The History of King Lear: As it is Performed at the Theatre Royal in Covent Garden, Volume 2 (Google eBook)

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R. Baldwin, 1768 - Aging parents - 71 pages
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Page 60 - Pray, do not mock me: I am a very foolish fond old man, Fourscore and upward, not an hour more nor less; And, to deal plainly, I fear I am not in my perfect mind. Methinks I should know you, and know this man; Yet I am doubtful for I am mainly ignorant What place this is; and all the skill I have Remembers not these garments; nor I know not Where I did lodge last night. Do not laugh at me; For, as I am a man, I think this lady To be my child Cordelia.
Page 4 - The mysteries of Hecate, and the night ', By all the operation of the orbs From whom we do exist, and cease to be, Here I disclaim all my paternal care, Propinquity and property of blood, And as a stranger to my heart and me, Hold thee from this for ever.
Page 34 - Spit, fire! spout, rain! Nor rain, wind, thunder, fire, are my daughters: I tax not you, you elements, with unkindness; I never gave you kingdom, call'd you children, You owe me no subscription: then let fall Your horrible pleasure; here I stand, your slave, A poor, infirm, weak, and despis'd old man.
Page 56 - Thou must be patient; we came crying hither. Thou know'st, the first time that we smell the air, We wawl, and cry: I will preach to thee; mark me. Glo. Alack, alack the day ! Lear. When we are born, we cry, that we are come To this great stage of fools...
Page 61 - t please your highness walk ? Lear. You must bear with me. Pray you now, forget and forgive : I am old and foolish.
Page 33 - And let not women's weapons, water-drops, Stain my man's cheeks ! No, you unnatural hags, I will have such revenges on you both, That all the world shall I will do such things What they are yet I know not ; but they shall be The terrors of the earth. You think I'll weep ; No, I'll not weep : I have full cause of weeping ; but this heart Shall break into a hundred thousand flaws, Or ere I'll weep : O, fool, I shall go mad ! {Exeunt LEAR, GLOSTER, KENT, and Fool.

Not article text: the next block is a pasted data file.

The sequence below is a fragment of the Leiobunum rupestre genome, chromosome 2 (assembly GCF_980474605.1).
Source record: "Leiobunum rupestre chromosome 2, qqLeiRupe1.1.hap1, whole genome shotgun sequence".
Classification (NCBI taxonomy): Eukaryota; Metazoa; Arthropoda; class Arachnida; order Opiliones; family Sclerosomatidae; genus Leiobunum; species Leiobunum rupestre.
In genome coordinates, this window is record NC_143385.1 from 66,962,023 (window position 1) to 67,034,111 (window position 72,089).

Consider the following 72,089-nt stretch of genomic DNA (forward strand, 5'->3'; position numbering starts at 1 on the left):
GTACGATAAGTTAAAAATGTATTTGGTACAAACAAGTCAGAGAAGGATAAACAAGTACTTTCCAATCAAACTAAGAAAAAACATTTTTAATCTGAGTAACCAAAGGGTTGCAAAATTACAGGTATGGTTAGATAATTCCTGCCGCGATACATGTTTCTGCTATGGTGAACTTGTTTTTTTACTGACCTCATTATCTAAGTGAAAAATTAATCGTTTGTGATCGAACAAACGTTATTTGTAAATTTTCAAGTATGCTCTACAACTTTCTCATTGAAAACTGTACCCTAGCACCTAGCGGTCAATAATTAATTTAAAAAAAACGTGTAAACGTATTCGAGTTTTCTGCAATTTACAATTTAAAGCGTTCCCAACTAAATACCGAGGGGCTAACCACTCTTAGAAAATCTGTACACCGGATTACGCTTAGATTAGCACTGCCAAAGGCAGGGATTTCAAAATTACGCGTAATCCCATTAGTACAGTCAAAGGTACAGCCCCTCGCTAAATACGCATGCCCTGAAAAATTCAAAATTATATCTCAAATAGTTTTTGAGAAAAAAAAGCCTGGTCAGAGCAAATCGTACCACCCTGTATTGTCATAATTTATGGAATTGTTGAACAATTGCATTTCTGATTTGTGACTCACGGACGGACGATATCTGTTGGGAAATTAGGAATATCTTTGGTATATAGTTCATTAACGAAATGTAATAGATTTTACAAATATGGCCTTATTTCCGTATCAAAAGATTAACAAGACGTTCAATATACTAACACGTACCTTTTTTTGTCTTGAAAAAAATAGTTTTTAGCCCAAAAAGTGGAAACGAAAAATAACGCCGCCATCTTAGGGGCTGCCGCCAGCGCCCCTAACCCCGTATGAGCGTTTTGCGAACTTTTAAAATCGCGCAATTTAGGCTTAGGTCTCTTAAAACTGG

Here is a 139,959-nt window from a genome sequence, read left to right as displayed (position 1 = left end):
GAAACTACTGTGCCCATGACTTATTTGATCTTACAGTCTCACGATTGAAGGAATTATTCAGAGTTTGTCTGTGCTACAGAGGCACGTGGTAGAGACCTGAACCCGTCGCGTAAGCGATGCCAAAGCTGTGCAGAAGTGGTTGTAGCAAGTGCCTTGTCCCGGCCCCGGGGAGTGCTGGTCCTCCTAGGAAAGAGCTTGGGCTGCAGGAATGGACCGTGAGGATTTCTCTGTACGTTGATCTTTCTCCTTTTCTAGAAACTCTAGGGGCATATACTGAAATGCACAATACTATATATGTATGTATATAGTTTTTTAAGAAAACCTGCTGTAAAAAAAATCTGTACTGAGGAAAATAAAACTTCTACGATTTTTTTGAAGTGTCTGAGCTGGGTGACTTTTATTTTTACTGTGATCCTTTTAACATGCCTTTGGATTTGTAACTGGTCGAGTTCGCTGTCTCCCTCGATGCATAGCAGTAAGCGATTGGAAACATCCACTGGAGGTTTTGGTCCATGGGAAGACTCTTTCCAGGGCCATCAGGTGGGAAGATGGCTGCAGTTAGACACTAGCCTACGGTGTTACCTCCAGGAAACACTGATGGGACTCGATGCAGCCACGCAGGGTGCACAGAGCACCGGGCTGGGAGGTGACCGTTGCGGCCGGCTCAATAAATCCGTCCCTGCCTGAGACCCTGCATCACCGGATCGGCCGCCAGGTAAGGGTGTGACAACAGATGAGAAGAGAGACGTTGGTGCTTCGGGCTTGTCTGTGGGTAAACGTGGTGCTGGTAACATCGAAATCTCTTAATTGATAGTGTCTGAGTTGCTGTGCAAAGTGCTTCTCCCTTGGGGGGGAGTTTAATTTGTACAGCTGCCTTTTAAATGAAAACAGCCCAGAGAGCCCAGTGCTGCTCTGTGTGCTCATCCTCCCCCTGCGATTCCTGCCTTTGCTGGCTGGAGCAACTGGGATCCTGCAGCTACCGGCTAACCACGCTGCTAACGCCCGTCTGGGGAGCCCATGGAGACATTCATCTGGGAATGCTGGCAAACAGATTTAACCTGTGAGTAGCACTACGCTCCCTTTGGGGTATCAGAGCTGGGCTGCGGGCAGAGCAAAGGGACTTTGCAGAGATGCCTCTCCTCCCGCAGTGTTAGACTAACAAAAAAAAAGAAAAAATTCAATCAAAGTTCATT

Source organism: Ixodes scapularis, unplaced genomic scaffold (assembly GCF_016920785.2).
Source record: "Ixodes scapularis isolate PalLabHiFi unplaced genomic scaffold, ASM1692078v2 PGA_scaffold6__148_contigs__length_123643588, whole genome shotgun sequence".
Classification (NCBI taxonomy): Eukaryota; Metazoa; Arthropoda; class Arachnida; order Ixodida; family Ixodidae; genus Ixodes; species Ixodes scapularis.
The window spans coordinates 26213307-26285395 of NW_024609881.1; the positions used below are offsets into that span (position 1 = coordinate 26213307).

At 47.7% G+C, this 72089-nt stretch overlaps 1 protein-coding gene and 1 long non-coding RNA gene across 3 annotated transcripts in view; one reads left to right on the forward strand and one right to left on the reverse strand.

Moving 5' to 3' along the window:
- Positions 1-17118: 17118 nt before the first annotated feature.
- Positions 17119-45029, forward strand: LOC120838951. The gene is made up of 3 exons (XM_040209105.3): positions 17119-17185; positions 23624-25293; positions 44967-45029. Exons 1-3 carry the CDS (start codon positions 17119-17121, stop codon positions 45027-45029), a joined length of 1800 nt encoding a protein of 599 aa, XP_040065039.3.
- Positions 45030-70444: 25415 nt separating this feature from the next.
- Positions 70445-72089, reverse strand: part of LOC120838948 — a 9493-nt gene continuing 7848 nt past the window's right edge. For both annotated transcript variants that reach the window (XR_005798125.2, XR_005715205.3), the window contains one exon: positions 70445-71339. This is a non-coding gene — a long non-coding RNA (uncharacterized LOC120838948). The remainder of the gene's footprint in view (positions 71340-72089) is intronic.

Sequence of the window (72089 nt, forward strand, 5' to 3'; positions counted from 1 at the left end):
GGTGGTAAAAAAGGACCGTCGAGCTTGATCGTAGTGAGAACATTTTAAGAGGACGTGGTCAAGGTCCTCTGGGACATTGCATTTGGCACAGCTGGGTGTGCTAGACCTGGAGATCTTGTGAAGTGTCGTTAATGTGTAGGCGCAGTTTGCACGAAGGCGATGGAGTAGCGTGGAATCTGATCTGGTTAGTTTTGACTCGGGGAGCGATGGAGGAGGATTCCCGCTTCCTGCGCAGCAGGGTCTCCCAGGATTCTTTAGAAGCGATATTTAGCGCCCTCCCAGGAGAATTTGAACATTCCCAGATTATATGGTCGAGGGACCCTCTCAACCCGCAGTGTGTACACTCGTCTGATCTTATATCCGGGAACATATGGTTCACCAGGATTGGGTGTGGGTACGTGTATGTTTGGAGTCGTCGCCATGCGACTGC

Page 54 - With a more riotous appetite. Down from the waist they are centaurs, though women all above : but to the girdle do the gods inherit, beneath is all the fiends' ; there's hell, there's darkness, there is the sulphurous pit, burning, scalding, stench, consumption.
Page 33 - You see me here, you gods, a poor old man, As full of grief as age; wretched in both! If it be you that stir these daughters...
Page 52 - tis, to cast one's eyes so low ! The crows and choughs that wing the midway air Show scarce so gross as beetles : half way down Hangs one that gathers samphire, dreadful trade! Methinks he seems no bigger than his head : The fishermen, that walk upon the beach, Appear like mice ; and yond...
Page 33 - O, reason not the need ! Our basest beggars Are in the poorest thing superfluous. Allow" not nature more than nature needs, Man's life is cheap as beast's.

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